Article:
by Loren G. Edelstein | April 01, 2015
M&C's April 2015 Research column asked meeting professionals for their opinions on meeting in destinations that pass laws that some citizens perceive as discriminatory. Aside from answering our questions, we invited readers to share any other comments they might have on the topic, a sampling of which we present below.

• Bigotry is not good business.

• In my experience, politics influences everything we do.

• Certainly do not want the misguided judgment of a local government to cause any discomfort to any of our clientele

• To clarify my response regarding Arizona: We are an Illinois state organization and would not be considering Arizona. We have changed our decision on going over the border to Wisconsin due to the political climate.

• It's sad that everything in our world is becoming politicized.

• Politics regarding minimum wage and taxation of events and venues affect us more in selection.

• You should have added a choice of "I don't do meetings in this state/locale" in the listings.

• We would also not hold a meeting in a hotel like those owned by the Sultan of Brunei.

• It's all about knowing your group and the meeting's objectives.

• For me, I really don't think laws should have a huge impact on the destination and area selected for events and meetings. As long as everyone is safe and secure, these policy laws shouldn't have an effect whatsoever on the selection. Now, of course, if those laws were to greatly affect those attending (i.e., hurt them), then the destination and area really would be an inappropriate selection for the event or meeting being planned and managed.

• Selection is a balance. Few places have a pure record of nondiscrimination. Decisions depend on how they affect our attendees.

• We have written off the whole Middle East as a destination and would think twice about inviting attendees from the Middle East. Blatant discrimination laws in the Southern states and cities will get a hard look, too.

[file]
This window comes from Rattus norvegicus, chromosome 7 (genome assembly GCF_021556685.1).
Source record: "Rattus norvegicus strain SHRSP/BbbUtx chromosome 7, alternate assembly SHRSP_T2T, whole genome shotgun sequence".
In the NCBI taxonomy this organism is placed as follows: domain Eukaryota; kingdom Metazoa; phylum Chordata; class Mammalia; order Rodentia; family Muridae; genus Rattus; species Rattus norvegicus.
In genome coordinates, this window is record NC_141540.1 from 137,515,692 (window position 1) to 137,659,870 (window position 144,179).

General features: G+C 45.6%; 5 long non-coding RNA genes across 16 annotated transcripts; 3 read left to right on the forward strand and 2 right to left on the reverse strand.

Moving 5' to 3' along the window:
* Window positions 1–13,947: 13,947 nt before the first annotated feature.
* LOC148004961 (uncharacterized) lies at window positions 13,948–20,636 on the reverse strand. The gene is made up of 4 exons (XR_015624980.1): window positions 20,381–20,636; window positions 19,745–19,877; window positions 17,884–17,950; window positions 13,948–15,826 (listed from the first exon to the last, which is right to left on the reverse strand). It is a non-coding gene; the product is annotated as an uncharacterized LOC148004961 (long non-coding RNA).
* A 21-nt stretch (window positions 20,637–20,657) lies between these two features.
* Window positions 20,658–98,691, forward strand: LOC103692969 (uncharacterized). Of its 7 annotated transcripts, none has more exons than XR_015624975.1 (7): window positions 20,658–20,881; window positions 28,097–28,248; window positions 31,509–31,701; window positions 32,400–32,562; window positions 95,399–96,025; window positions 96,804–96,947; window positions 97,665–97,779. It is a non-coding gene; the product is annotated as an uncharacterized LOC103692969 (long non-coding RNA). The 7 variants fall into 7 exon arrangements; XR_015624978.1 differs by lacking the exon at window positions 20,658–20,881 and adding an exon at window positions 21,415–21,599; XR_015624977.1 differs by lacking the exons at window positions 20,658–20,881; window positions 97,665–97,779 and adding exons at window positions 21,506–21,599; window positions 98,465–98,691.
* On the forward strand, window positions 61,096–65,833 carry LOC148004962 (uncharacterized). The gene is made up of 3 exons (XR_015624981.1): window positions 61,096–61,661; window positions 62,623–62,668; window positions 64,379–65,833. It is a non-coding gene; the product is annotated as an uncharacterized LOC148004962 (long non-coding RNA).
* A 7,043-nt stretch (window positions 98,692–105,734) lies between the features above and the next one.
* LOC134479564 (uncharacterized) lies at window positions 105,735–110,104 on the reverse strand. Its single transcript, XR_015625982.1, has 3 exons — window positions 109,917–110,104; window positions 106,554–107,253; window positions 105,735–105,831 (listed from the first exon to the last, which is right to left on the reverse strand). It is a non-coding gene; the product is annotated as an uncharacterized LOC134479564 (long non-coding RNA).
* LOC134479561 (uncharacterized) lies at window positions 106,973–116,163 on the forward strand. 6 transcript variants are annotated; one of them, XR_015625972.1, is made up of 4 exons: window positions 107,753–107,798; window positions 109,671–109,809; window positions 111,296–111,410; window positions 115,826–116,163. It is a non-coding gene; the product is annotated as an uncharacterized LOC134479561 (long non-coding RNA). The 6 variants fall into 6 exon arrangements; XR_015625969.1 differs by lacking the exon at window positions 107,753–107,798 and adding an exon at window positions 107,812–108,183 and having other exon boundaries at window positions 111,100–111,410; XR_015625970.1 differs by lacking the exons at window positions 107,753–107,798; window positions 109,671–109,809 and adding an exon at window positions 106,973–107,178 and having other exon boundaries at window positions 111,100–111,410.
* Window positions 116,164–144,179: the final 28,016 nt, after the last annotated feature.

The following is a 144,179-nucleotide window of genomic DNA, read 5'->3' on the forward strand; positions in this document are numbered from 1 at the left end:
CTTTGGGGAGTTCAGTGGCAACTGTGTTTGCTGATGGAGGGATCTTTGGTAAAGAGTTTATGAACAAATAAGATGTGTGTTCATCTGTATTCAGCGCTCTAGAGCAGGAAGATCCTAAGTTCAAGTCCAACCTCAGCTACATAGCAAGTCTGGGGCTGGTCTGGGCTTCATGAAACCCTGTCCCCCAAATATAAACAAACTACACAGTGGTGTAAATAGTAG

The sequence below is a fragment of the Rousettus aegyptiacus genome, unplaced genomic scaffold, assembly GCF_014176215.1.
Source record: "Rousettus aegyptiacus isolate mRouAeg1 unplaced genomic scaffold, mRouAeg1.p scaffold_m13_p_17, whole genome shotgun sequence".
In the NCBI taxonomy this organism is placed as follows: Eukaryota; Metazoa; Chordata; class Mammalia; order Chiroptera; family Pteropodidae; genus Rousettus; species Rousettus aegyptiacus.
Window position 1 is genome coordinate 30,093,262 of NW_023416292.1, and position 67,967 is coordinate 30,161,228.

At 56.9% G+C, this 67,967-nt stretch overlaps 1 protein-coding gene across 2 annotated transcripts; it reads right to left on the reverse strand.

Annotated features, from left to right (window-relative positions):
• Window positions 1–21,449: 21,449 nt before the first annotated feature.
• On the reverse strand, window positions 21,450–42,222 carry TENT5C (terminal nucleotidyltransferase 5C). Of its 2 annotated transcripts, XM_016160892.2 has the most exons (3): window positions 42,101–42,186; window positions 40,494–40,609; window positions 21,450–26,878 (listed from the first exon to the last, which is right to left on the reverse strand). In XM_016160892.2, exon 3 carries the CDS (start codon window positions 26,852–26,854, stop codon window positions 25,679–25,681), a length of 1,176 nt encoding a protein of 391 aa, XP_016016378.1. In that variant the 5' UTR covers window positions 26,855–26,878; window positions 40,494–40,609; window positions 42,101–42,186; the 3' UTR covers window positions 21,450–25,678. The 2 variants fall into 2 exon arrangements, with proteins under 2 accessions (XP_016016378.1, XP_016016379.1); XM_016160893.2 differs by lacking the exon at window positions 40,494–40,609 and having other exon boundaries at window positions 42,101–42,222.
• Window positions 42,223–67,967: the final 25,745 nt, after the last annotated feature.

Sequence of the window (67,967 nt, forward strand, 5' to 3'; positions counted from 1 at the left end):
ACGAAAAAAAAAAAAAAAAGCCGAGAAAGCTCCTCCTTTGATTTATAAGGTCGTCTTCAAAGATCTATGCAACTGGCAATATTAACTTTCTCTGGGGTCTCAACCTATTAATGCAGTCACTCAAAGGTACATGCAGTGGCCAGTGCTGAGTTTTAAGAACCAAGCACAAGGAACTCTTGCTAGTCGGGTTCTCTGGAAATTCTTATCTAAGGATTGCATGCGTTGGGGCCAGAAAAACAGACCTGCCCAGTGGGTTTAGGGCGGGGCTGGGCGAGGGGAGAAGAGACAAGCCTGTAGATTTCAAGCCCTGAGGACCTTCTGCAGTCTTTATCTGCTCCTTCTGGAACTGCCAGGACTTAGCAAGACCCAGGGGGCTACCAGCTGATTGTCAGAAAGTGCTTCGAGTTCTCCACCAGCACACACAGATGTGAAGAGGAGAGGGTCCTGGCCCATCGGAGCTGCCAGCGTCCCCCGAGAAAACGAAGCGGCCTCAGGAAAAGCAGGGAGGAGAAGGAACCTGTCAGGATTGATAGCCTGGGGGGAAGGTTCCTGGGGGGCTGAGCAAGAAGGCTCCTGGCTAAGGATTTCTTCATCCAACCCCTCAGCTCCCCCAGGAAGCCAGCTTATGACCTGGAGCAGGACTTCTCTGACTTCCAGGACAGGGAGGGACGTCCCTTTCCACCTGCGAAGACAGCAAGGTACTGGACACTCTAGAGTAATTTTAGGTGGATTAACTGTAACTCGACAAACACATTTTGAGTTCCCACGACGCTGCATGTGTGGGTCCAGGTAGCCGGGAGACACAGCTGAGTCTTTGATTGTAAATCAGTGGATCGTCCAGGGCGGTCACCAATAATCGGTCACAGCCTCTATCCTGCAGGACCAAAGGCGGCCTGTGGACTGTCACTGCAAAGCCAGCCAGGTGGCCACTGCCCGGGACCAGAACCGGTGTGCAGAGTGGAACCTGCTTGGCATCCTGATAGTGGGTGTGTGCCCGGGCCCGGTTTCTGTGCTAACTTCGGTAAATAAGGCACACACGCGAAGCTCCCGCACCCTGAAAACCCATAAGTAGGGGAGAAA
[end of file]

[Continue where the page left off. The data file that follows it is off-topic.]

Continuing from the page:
• Could this survey be any MORE biased in how your questions are presented? I think not...

• Too many choices to go elsewhere. Why piss off my client?

• Such problems have little effect on the type of meetings that are predominate for me. I do training and education on a wide range of subjects that are pertinent to improving the bottom line and gaining market share. Hence, whatever "lifestyle" of an attendee is not an issue. What IS the issue is to solve/resolve the problem being addressed.

• Don't think of politics often, but you raise some valid questions. Thanks.

• We were prepared to move significant meetings out of Arizona after the recent controversy. I am extremely mindful of human rights issues in my international destination decisions. The foundation of our business is diversity and inclusion. There is no place for discriminatory practices in our society.

• If the law or policy will impact the safety or the ability of our attendees to move freely in the city or country, obviously that will impact our decision (i.e., if we had a lot of attendees who could pass for Hispanic, we could not sign for Arizona). Even if the legislation doesn't directly impact our attendees, we have to keep an eye on it because the policy might incite protests, etc.

• I have recently decided not to pursue a large conference in Dubai due to perceived policies regarding gays and citizens of Israel.

• Why would you ever spend money at a destination where all of your customers are not equally welcome?

• Any city/state that creates laws of discrimination toward any group I don't even go to on a vacation. I liked my trips to Lake Powell and renting a houseboat, but no more.